Masonary & Concrete Marketing Company

You’ve opened your retail store. The grand opening was a success. Tons of new customers, sales, press, and social media posts surrounded the event.

But now that the initial excitement has died down, so have foot traffic and sales numbers.

How do you keep the momentum going?

Brick-and-mortar marketing can keep the conversation going about your store, attract customers, and promote your products. Below, we’ll dive into what it is, why it’s important, and ways you can use it to promote your store.


What is brick and mortar marketing?

Brick and mortar marketing (also called retail marketing) is when a retailer uses marketing strategies and tactics to promote their store, attract foot traffic, and drive sales. Though traditionally, the term mostly referred to in-person exchanges, brick and mortar marketing can happen both online and offline — and the most successful retailers use a combination of both.

Marketing has come a long way over the years, especially with the advent of the internet. While billboards and print ads still have their place, they’re complemented and sometimes even replaced by advanced targeting made possible with digital marketing — or “bricks and clicks.”

As more and more retailers sell online in addition to at their storefronts, an omnichannel approach to your retail marketing strategy is becoming more critical.

The value in brick and mortar marketing

Brick and mortar marketing fuels both customer acquisition and retention. It can put your brand in front of new customers, increase awareness, create a community, differentiate your brand from competitors, and attract foot traffic. With existing customers, you can forge and nurture relationships that lead to brand advocacy and word-of-mouth marketing in the long run.

As mentioned earlier, the most successful retailers use digital and offline channels simultaneously via an omnichannel approach. More than 90% of retailers have an omnichannel strategy or plan to invest in one soon, and 87% agree that it’s critical or very important to success.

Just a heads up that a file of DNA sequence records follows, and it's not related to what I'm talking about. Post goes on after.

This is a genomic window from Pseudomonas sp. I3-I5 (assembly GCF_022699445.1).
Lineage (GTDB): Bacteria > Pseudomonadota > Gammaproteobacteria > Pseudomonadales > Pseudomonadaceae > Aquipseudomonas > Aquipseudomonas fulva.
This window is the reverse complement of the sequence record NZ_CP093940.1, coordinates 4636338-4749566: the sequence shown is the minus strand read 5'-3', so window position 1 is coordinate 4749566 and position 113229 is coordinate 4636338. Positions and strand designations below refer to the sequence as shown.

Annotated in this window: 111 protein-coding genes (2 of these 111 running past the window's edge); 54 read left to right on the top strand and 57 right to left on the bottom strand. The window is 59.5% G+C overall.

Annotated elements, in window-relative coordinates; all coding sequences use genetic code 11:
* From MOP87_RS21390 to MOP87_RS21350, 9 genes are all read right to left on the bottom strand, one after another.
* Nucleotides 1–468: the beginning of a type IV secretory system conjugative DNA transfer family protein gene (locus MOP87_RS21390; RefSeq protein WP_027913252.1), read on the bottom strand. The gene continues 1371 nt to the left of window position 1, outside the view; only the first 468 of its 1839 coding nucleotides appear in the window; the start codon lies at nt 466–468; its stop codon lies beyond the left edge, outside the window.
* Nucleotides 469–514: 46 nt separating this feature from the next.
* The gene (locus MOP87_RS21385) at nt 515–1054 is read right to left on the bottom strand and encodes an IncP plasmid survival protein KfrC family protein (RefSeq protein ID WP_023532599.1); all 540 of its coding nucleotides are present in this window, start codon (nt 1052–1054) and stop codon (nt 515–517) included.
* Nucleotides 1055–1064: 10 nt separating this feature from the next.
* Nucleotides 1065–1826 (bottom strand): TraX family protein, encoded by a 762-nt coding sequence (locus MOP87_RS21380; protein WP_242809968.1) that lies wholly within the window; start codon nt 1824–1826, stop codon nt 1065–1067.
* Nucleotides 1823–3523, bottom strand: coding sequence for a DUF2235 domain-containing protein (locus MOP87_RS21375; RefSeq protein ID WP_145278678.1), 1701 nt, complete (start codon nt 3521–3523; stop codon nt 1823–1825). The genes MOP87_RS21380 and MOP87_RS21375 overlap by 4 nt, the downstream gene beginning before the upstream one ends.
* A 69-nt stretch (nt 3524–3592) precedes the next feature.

10 brick and mortar marketing ideas to promote your store

Provide great customer service

Though this should go without saying, we can’t understate how important it is that you work to provide a seamless, positive, and memorable in-store experience. One that accurately represents your brand and puts your customers first.

Consumers share negative and positive experiences equally, so you want to make sure they’re saying the right things about you. “Small independent retailers can compete with the giants by providing great customer service, or an imaginative experience,” says Carlos Castelán, managing director of The Navio Group. “Customers crave unique, creative, and memorable in-store experiences.”

He points to a few examples of retailers doing this right:

  • “Our Generation dolls created an event within Target stores to “pierce” the dolls’ ears and host “Adopt a Pup” events where kids bring their dolls to the store and receive a free six-inch plush dog to adopt and pose for photos with friends. This is a very smart way to encourage in-store traffic word of mouth marketing, provide additional value to customers, and all while adding a big opportunity for purchases of additional products.